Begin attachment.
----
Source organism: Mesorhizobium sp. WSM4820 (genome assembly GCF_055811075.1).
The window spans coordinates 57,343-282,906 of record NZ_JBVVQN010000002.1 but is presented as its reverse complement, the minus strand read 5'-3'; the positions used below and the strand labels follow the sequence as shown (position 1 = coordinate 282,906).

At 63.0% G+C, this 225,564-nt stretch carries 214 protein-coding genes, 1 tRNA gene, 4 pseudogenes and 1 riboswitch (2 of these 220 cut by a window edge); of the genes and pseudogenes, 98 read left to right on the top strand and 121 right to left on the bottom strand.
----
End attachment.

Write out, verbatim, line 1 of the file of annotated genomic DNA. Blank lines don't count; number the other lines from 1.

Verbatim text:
Source organism: Mesorhizobium sp. WSM4820 (genome assembly GCF_055811075.1).